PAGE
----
It has to be said that Howard and Smith were no mere imitators of Lovecraft. Howard wrote of foul sacrifices made to a reptilian god in Hungary, a werewolf prowling the corridors of a castle in strife-torn Africa, criminal masterminds on both sides of the Atlantic vying for world domination and an enchanted ring exerting a terrible influence upon its wearer. Meanwhile, Smith’s highly imaginative, genre-spanning visions of worlds of fantasy, horror and science fiction, combined with his profound understanding of the English language, earned him wide and lasting acclaim, as well as the epithet ‘The Bard of Auburn’. What the three men also shared was their strangeness. Lovecraft was a brilliant but complex character, racist, paranoid, disturbed and reclusive. The equally gifted Howard never married and always lived with his mother, who had been ill with tuberculosis his entire life. In 1936, upon learning that his mother had entered a coma from which she was not expected to wake, Howard, for reasons that are not entirely clear, walked out to his car and shot himself in the head. Lovecraft was deeply affected by Howard’s apparent suicide and, after being diagnosed with cancer, lived in constant pain, both mental and physical, until his death in 1937. Smith, who was – at least in terms of his literary skills and poetic flair – in some ways the finest writer of the three, also had a life touched by tragedy. The deaths of Howard and Lovecraft, in addition to those of both his parents, all in close proximity, left him exhausted and depressed. As a result, Smith withdrew from the literary scene to live in isolation in a small cabin in Auburn. He died peacefully of a stroke in his sleep in 1961.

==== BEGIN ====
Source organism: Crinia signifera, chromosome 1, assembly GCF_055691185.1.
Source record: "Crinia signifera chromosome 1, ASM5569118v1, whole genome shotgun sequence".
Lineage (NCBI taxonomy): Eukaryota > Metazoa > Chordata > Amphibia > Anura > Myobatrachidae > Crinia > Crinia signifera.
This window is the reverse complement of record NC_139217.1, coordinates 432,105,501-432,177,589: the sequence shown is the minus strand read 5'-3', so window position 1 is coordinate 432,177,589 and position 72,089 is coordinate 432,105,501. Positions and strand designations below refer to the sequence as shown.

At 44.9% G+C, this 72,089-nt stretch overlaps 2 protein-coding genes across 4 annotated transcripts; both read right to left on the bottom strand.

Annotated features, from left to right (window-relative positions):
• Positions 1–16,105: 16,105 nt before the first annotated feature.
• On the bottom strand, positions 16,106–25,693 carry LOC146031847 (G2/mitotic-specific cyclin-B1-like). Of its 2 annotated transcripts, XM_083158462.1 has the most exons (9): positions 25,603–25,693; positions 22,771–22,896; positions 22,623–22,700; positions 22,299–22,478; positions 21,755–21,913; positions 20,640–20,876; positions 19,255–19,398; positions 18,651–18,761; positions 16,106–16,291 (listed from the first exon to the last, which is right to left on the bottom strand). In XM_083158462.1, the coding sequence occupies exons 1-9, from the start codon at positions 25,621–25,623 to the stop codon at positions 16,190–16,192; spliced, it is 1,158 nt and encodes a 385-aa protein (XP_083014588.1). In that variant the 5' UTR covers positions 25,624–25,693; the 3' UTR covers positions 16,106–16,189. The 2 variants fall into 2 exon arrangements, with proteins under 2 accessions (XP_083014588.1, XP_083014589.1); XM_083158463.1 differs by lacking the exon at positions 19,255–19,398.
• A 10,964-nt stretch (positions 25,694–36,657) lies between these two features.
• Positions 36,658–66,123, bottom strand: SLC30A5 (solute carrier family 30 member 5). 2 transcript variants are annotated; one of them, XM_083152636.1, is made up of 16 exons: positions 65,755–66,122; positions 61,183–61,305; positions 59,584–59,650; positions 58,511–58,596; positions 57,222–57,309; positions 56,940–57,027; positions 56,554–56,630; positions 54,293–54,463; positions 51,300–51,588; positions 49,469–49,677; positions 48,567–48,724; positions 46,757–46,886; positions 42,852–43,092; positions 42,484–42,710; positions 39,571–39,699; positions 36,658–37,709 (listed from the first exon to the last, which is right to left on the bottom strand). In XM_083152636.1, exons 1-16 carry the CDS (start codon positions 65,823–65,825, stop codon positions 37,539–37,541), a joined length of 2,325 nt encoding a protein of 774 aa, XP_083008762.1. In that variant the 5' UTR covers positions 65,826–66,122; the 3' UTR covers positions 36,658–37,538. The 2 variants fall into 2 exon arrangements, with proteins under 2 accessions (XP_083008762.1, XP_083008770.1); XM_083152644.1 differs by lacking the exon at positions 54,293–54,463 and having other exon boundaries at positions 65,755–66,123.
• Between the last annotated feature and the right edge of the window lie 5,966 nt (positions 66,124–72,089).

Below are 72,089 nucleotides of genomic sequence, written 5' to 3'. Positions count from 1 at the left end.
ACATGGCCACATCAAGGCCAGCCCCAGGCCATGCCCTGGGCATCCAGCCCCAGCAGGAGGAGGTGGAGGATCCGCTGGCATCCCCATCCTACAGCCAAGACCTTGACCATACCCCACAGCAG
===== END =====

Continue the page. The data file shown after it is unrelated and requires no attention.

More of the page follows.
Lovecraft’s reputation as a writer rests upon a remarkably small body of work: about 60 short stories, only three of which, The Dream Quest of Unknown Kadath, The Case of Charles Dexter Ward and At the Mountains of Madness, might be classified as short novels. However, even this small corpus of fiction presents a surprising richness of form, substance and texture. The scope and quality of Howard’s work (especially considering that he died at barely 30) was also tremendous – he wrote historical fiction, westerns, fantasy, thrillers, high adventure, romance, mythic fiction and horror. It was as a result of his membership of the Lovecraft Circle that Howard contributed several stories to Lovecraft’s Cthulhu Mythos, beginning with The Black Stone. Although Smith, with studied playfulness, borrowed Lovecraft’s coinages of the names of strange gods and places for his stories, he did so with his own uniquely morbid vision, which was characterized by florid prose and a detailed attention to setting. Indeed, so different is Smith’s treatment of Lovecraft’s Cthulhu Mythos that it has been dubbed by some the ‘Clark Ashton Smith-os’. What cannot be denied is that the combined legacy of all three, in the form of the Cthulhu Mythos, stands to this day. The mythologies of Doctor Who, Star Trek, Star Wars, Alien and countless other fantasy, science fiction and horror universes all owe a large debt to their collective imaginings. With Halloween just around the corner, now is perhaps the perfect time for the uninitiated to enter the nightmare world of Lovecraft, Howard and Smith.